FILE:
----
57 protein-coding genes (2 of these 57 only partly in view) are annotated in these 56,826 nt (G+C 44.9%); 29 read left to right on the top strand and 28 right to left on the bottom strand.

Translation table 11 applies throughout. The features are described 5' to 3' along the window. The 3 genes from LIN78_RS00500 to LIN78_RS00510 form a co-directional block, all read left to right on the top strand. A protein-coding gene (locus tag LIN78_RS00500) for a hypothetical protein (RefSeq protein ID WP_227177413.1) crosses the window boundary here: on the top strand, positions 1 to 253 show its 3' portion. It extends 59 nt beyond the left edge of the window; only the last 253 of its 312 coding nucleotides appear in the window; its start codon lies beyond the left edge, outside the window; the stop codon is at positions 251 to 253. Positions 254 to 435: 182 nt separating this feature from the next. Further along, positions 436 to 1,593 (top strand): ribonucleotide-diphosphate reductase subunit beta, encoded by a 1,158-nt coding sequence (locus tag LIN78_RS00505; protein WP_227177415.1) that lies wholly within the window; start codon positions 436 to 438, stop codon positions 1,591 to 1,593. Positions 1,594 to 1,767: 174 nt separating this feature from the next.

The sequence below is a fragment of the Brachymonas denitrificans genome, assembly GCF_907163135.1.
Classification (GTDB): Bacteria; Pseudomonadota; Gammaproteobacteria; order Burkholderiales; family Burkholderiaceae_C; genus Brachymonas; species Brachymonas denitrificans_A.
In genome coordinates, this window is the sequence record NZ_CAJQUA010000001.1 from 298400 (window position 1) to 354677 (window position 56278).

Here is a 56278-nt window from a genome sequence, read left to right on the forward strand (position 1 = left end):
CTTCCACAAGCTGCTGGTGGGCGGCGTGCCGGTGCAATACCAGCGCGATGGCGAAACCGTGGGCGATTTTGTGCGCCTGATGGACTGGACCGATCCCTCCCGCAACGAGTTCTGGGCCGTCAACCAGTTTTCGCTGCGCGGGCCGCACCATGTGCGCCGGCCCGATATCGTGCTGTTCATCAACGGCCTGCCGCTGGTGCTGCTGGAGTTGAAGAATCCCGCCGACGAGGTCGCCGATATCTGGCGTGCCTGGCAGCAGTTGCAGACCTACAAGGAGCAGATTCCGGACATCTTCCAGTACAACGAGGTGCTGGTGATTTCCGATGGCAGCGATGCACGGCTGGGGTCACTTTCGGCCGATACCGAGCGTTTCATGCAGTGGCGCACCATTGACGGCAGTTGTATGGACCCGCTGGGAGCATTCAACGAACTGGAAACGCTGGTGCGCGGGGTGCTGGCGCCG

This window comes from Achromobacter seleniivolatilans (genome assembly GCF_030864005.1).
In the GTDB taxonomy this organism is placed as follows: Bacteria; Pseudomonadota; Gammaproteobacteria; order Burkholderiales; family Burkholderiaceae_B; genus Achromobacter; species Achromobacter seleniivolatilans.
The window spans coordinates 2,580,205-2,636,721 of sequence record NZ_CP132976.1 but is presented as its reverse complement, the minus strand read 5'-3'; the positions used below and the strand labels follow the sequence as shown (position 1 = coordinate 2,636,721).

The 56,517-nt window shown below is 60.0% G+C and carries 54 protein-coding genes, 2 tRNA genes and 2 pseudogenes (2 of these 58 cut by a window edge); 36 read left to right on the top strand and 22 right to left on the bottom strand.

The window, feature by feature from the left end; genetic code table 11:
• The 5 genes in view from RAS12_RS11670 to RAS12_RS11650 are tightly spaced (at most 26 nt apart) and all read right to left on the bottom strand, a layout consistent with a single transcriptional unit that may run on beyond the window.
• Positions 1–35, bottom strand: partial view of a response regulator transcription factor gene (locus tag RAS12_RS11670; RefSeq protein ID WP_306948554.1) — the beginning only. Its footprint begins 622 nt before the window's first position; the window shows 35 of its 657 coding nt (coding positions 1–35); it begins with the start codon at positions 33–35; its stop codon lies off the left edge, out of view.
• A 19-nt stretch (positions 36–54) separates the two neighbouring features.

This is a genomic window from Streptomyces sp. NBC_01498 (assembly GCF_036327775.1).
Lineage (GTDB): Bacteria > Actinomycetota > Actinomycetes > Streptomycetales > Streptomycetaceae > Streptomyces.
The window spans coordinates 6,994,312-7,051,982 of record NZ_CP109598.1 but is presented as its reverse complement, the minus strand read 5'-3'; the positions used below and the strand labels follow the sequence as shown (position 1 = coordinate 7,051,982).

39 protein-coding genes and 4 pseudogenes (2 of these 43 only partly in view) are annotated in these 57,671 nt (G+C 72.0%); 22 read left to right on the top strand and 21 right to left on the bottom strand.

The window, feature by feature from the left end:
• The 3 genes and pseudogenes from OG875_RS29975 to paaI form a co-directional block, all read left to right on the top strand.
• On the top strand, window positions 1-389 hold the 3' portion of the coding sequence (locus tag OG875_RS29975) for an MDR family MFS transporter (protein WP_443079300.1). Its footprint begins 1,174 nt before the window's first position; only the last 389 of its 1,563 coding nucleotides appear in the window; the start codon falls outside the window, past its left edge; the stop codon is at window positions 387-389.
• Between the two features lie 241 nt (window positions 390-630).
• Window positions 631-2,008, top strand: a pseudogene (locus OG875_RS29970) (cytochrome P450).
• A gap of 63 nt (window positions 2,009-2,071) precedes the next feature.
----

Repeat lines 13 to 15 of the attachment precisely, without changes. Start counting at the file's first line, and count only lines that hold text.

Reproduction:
• The 5 genes in view from RAS12_RS11670 to RAS12_RS11650 are tightly spaced (at most 26 nt apart) and all read right to left on the bottom strand, a layout consistent with a single transcriptional unit that may run on beyond the window.
• Positions 1–35, bottom strand: partial view of a response regulator transcription factor gene (locus tag RAS12_RS11670; RefSeq protein ID WP_306948554.1) — the beginning only. Its footprint begins 622 nt before the window's first position; the window shows 35 of its 657 coding nt (coding positions 1–35); it begins with the start codon at positions 33–35; its stop codon lies off the left edge, out of view.
• A 19-nt stretch (positions 36–54) separates the two neighbouring features.